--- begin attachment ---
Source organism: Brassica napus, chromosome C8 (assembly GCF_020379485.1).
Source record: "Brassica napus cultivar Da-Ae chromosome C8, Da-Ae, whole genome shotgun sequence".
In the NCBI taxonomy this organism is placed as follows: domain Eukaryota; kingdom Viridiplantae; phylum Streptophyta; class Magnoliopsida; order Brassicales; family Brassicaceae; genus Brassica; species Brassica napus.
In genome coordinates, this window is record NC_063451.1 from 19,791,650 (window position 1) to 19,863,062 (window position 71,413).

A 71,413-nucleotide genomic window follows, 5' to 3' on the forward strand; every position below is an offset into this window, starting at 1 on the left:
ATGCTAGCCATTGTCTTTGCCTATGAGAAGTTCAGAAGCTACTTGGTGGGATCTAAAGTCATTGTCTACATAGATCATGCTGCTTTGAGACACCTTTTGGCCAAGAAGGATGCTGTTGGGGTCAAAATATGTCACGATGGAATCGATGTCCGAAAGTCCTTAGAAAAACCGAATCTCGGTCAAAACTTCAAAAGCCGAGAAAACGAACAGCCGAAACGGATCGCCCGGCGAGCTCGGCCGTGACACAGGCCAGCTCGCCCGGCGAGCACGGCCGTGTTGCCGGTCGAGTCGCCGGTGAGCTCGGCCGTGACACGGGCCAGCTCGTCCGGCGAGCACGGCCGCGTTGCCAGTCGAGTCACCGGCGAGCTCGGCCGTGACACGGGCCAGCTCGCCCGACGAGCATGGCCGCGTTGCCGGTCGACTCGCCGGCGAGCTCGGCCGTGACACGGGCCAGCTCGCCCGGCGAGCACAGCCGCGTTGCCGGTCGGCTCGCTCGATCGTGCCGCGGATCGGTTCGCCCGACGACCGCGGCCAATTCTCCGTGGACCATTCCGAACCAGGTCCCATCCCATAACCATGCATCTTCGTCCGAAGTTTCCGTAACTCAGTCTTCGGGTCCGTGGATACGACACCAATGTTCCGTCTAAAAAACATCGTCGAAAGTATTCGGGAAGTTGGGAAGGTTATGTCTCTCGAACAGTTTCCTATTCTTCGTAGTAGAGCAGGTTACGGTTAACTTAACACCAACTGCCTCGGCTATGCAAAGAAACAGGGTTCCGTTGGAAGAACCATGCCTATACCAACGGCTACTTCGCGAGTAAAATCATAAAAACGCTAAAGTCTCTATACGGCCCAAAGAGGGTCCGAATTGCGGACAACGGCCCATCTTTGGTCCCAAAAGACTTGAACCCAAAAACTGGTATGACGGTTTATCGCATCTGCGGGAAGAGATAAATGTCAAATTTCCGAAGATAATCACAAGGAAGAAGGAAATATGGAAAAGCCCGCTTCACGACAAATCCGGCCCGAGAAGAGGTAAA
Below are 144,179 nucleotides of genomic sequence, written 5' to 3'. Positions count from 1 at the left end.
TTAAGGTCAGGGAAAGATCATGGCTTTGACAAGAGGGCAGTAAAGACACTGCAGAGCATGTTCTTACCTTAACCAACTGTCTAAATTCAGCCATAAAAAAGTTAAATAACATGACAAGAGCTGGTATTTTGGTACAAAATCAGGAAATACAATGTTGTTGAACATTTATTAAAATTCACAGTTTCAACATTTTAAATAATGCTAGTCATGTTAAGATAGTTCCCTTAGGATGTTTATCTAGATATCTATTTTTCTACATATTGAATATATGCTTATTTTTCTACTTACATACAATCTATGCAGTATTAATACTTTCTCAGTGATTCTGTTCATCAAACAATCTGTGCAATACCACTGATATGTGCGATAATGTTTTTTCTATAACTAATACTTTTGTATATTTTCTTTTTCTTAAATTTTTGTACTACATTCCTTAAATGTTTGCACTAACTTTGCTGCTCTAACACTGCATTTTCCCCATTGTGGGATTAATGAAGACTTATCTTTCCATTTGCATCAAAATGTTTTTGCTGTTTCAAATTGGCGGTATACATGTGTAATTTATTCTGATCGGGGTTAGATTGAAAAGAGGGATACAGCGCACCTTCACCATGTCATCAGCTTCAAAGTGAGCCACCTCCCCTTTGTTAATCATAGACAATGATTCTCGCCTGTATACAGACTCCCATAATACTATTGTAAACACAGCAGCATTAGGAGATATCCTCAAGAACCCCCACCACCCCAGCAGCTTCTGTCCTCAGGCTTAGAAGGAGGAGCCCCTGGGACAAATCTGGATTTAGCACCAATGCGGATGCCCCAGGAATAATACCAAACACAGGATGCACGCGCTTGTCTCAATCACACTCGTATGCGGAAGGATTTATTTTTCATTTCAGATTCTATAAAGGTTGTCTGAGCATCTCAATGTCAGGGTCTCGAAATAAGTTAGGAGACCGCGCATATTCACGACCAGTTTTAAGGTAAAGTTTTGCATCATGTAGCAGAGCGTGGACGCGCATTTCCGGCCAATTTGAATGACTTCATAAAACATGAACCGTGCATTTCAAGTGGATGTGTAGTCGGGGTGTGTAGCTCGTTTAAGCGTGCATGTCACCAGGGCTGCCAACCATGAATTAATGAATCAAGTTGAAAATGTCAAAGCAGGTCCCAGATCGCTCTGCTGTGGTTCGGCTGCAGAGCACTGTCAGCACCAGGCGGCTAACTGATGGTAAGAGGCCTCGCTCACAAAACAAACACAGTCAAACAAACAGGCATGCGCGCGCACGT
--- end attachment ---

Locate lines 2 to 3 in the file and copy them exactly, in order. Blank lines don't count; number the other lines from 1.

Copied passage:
Source record: "Brassica napus cultivar Da-Ae chromosome C8, Da-Ae, whole genome shotgun sequence".
In the NCBI taxonomy this organism is placed as follows: domain Eukaryota; kingdom Viridiplantae; phylum Streptophyta; class Magnoliopsida; order Brassicales; family Brassicaceae; genus Brassica; species Brassica napus.